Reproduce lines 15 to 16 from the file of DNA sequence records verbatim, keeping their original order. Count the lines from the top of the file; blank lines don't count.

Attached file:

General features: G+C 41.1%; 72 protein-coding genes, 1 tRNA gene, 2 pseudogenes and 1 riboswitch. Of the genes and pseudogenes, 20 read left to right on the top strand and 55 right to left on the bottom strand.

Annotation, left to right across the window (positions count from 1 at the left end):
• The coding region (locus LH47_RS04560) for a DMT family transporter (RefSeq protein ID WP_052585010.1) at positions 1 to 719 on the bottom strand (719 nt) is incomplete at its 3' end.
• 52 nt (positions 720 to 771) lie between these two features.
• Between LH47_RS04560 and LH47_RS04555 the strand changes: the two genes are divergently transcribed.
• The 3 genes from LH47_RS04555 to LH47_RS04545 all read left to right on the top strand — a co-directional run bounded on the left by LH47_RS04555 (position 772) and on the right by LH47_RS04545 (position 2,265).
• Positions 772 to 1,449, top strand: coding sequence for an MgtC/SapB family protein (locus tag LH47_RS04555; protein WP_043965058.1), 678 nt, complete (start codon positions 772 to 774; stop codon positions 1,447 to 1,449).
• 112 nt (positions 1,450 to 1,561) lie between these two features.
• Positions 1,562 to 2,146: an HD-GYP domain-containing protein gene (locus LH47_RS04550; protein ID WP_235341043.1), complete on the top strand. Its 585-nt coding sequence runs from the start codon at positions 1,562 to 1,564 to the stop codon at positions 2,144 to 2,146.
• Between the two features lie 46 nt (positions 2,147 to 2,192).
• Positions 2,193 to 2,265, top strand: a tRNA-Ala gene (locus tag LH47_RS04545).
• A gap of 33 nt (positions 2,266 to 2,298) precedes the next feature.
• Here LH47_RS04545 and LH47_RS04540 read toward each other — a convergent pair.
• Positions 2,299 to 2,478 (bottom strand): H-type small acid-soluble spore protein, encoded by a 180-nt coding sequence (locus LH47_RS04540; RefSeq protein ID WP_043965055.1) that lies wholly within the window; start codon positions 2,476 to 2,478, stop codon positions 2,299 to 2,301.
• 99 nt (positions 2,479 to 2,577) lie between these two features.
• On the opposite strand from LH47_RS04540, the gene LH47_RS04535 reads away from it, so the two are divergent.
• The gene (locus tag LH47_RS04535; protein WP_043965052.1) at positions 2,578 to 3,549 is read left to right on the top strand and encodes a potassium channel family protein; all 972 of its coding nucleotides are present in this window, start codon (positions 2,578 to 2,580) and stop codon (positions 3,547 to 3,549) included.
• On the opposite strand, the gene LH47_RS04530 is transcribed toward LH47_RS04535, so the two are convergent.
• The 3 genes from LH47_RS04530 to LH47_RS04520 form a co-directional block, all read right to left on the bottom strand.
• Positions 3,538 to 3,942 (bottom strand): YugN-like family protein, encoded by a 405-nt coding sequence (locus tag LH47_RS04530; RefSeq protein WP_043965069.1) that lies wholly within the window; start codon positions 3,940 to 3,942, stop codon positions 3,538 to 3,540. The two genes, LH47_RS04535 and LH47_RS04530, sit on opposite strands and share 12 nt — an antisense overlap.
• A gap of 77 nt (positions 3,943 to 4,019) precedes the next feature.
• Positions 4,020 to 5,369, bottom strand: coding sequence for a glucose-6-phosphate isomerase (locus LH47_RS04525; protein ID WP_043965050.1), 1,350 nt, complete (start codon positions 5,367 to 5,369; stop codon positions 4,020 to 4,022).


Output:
• 99 nt (positions 2,479 to 2,577) lie between these two features.
• On the opposite strand from LH47_RS04540, the gene LH47_RS04535 reads away from it, so the two are divergent.